# Usage Guide¶

This tutorial covers some basic usage patterns and best-practices to help you get started with Matplotlib.

# sphinx_gallery_thumbnail_number = 3
import matplotlib.pyplot as plt
import numpy as np


## A simple example¶

Matplotlib graphs your data on Figures (i.e., windows, Jupyter widgets, etc.), each of which can contain one or more Axes (i.e., an area where points can be specified in terms of x-y coordinates (or theta-r in a polar plot, or x-y-z in a 3D plot, etc.). The most simple way of creating a figure with an axes is using pyplot.subplots. We can then use Axes.plot to draw some data on the axes:

fig, ax = plt.subplots()  # Create a figure containing a single axes.
ax.plot([1, 2, 3, 4], [1, 4, 2, 3])  # Plot some data on the axes.


Out:

[<matplotlib.lines.Line2D object at 0x7f614d15f670>]


Many other plotting libraries or languages do not require you to explicitly create an axes. For example, in MATLAB, one can just do

plot([1, 2, 3, 4], [1, 4, 2, 3])  % MATLAB plot.


and get the desired graph.

In fact, you can do the same in Matplotlib: for each Axes graphing method, there is a corresponding function in the matplotlib.pyplot module that performs that plot on the "current" axes, creating that axes (and its parent figure) if they don't exist yet. So the previous example can be written more shortly as

plt.plot([1, 2, 3, 4], [1, 4, 2, 3])  # Matplotlib plot.


Out:

[<matplotlib.lines.Line2D object at 0x7f614d01afd0>]


## Parts of a Figure¶

Now, let's have a deeper look at the components of a Matplotlib figure.

### Figure¶

The whole figure. The figure keeps track of all the child Axes, a smattering of 'special' artists (titles, figure legends, etc), and the canvas. (Don't worry too much about the canvas, it is crucial as it is the object that actually does the drawing to get you your plot, but as the user it is more-or-less invisible to you). A figure can contain any number of Axes, but will typically have at least one.

The easiest way to create a new figure is with pyplot:

fig = plt.figure()  # an empty figure with no Axes
fig, ax = plt.subplots()  # a figure with a single Axes
fig, axs = plt.subplots(2, 2)  # a figure with a 2x2 grid of Axes


It's convenient to create the axes together with the figure, but you can also add axes later on, allowing for more complex axes layouts.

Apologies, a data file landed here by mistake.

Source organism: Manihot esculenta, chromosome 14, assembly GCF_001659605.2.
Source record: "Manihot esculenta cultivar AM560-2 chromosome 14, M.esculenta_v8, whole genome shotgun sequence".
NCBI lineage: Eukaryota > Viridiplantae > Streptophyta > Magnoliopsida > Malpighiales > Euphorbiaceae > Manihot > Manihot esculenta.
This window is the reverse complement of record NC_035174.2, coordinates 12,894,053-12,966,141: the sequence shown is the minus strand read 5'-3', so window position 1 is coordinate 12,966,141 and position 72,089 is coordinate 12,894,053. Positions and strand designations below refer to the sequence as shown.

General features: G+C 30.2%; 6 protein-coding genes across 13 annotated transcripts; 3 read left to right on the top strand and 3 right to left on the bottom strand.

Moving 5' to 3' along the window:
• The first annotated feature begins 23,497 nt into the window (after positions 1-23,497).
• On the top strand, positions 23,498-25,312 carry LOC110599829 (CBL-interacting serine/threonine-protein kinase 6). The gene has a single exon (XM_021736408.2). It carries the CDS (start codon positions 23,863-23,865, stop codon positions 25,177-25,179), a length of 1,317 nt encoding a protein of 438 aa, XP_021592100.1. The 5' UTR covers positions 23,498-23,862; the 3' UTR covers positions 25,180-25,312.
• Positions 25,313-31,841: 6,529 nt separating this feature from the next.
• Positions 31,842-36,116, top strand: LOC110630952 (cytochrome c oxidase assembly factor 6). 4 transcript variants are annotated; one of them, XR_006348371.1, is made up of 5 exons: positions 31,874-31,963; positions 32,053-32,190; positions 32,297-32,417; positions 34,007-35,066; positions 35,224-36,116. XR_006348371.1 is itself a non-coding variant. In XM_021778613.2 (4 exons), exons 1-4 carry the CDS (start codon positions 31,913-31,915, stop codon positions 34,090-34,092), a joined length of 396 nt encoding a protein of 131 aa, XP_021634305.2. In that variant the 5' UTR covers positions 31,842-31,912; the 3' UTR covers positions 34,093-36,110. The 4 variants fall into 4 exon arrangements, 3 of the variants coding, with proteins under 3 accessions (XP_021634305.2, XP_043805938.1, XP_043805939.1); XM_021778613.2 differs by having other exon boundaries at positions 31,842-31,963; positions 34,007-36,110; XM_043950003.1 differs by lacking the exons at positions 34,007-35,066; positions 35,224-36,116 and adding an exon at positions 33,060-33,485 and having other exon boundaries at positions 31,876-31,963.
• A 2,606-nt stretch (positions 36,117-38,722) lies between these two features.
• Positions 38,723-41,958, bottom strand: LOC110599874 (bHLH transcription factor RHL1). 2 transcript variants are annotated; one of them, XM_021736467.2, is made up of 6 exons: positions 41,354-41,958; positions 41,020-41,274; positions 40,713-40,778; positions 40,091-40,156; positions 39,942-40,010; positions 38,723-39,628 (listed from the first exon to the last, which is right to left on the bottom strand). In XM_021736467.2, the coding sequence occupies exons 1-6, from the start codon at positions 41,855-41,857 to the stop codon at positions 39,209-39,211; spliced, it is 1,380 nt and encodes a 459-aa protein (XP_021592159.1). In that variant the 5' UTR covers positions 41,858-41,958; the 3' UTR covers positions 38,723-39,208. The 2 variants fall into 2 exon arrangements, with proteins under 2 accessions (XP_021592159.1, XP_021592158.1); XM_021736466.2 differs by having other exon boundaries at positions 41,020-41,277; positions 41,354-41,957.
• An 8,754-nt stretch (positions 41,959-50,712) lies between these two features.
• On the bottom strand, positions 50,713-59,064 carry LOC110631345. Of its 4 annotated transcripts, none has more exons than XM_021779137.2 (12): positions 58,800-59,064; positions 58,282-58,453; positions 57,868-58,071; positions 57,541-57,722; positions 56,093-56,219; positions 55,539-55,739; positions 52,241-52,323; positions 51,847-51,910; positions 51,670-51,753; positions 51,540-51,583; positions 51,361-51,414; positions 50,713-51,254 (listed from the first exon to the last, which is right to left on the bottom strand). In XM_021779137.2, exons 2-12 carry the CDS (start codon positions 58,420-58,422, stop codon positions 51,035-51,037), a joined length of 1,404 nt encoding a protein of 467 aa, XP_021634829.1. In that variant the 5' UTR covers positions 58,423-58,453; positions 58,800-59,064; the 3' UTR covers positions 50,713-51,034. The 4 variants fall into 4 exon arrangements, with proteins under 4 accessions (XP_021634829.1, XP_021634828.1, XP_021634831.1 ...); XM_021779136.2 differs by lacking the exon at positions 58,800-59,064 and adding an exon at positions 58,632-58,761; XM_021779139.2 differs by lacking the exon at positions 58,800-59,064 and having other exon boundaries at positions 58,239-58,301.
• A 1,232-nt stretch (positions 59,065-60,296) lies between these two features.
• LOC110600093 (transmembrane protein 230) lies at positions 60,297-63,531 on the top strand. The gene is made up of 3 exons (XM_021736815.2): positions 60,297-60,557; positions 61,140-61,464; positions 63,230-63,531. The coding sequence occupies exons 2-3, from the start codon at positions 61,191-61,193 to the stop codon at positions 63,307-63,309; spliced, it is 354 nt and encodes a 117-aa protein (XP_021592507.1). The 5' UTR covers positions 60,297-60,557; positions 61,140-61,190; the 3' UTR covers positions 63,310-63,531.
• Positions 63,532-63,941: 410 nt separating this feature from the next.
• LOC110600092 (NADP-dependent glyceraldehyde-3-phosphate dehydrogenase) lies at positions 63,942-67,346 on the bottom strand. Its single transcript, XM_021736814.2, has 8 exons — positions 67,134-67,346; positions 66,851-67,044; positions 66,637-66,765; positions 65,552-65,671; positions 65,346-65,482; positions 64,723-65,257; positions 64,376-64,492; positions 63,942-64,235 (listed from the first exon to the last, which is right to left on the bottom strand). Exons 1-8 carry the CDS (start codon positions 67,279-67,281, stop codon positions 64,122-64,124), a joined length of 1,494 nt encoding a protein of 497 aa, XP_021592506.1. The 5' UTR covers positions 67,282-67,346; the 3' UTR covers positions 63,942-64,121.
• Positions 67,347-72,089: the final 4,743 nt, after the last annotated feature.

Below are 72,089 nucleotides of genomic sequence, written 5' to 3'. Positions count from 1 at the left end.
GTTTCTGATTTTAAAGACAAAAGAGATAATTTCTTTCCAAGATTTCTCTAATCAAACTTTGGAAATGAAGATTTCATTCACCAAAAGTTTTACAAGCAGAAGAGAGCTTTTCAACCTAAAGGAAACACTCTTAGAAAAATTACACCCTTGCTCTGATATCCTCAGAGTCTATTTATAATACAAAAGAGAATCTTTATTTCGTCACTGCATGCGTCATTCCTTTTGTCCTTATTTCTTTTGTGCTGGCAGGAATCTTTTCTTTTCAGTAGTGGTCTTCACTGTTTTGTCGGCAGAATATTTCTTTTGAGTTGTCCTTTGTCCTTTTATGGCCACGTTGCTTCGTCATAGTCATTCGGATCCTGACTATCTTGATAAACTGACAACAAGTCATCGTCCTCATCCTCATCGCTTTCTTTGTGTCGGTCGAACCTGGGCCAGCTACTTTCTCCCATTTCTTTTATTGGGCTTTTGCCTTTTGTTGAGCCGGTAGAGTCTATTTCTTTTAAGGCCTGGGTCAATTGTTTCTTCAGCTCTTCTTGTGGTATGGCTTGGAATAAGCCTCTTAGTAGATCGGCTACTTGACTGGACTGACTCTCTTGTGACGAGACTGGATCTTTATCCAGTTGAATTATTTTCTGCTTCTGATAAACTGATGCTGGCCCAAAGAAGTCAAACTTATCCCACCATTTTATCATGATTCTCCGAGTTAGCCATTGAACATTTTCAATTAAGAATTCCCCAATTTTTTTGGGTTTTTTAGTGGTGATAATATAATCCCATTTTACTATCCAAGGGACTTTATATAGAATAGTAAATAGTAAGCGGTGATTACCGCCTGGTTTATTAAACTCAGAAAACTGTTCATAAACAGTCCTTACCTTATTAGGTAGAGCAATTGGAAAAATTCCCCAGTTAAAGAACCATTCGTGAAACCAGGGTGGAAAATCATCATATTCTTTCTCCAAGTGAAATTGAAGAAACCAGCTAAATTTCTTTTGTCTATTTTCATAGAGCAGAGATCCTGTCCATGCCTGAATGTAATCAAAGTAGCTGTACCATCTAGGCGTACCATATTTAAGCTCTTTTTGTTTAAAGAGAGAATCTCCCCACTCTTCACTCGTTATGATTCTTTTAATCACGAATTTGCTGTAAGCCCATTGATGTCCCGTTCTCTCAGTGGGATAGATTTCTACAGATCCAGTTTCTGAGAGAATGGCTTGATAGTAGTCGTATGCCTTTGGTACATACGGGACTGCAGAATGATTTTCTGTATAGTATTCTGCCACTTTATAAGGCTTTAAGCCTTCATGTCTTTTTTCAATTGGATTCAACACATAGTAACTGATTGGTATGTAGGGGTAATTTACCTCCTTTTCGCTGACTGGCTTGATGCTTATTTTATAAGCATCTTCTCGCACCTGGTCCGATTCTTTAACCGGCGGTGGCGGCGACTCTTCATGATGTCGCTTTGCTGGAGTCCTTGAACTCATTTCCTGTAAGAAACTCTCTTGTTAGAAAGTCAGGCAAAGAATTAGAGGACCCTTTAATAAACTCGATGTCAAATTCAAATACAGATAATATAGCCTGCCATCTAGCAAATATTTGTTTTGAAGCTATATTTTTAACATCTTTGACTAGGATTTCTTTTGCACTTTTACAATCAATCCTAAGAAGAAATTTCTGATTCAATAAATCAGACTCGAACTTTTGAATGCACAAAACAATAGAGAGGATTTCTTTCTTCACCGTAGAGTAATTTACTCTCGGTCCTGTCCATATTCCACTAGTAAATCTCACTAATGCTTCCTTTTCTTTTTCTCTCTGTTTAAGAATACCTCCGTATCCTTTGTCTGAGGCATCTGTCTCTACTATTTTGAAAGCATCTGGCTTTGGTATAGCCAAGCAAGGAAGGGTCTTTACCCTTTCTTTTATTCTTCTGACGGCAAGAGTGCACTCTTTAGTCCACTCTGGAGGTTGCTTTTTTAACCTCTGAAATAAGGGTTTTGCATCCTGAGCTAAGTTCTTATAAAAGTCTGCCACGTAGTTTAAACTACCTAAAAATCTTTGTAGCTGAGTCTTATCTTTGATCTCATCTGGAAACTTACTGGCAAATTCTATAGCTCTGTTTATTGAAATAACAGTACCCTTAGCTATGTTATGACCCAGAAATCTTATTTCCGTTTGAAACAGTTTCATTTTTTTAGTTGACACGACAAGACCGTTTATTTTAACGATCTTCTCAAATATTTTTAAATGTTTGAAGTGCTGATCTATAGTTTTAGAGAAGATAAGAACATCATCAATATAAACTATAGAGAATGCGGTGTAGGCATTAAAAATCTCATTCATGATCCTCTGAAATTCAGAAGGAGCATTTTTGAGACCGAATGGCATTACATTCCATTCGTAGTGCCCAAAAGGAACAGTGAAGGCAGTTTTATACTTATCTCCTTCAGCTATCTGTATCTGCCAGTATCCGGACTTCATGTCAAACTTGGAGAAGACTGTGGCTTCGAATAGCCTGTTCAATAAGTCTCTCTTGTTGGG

### Axes¶

This is what you think of as 'a plot', it is the region of the image with the data space. A given figure can contain many Axes, but a given Axes object can only be in one Figure. The Axes contains two (or three in the case of 3D) Axis objects (be aware of the difference between Axes and Axis) which take care of the data limits (the data limits can also be controlled via the axes.Axes.set_xlim() and axes.Axes.set_ylim() methods). Each Axes has a title (set via set_title()), an x-label (set via set_xlabel()), and a y-label set via set_ylabel()).

The Axes class and its member functions are the primary entry point to working with the OO interface.

### Axis¶

These are the number-line-like objects. They take care of setting the graph limits and generating the ticks (the marks on the axis) and ticklabels (strings labeling the ticks). The location of the ticks is determined by a Locator object and the ticklabel strings are formatted by a Formatter. The combination of the correct Locator and Formatter gives very fine control over the tick locations and labels.

### Artist¶

Basically everything you can see on the figure is an artist (even the Figure, Axes, and Axis objects). This includes Text objects, Line2D objects, collections objects, Patch objects ... (you get the idea). When the figure is rendered, all of the artists are drawn to the canvas. Most Artists are tied to an Axes; such an Artist cannot be shared by multiple Axes, or moved from one to another.

## Types of inputs to plotting functions¶

All of plotting functions expect numpy.array or numpy.ma.masked_array as input. Classes that are 'array-like' such as pandas data objects and numpy.matrix may or may not work as intended. It is best to convert these to numpy.array objects prior to plotting.

For example, to convert a pandas.DataFrame

a = pandas.DataFrame(np.random.rand(4,5), columns = list('abcde'))
a_asarray = a.values


and to convert a numpy.matrix

b = np.matrix([[1, 2], [3, 4]])
b_asarray = np.asarray(b)


## The object-oriented interface and the pyplot interface¶

As noted above, there are essentially two ways to use Matplotlib:

• Explicitly create figures and axes, and call methods on them (the "object-oriented (OO) style").
• Rely on pyplot to automatically create and manage the figures and axes, and use pyplot functions for plotting.

So one can do (OO-style)

x = np.linspace(0, 2, 100)

# Note that even in the OO-style, we use .pyplot.figure to create the figure.
fig, ax = plt.subplots()  # Create a figure and an axes.
ax.plot(x, x, label='linear')  # Plot some data on the axes.
ax.plot(x, x**2, label='quadratic')  # Plot more data on the axes...
ax.plot(x, x**3, label='cubic')  # ... and some more.
ax.set_xlabel('x label')  # Add an x-label to the axes.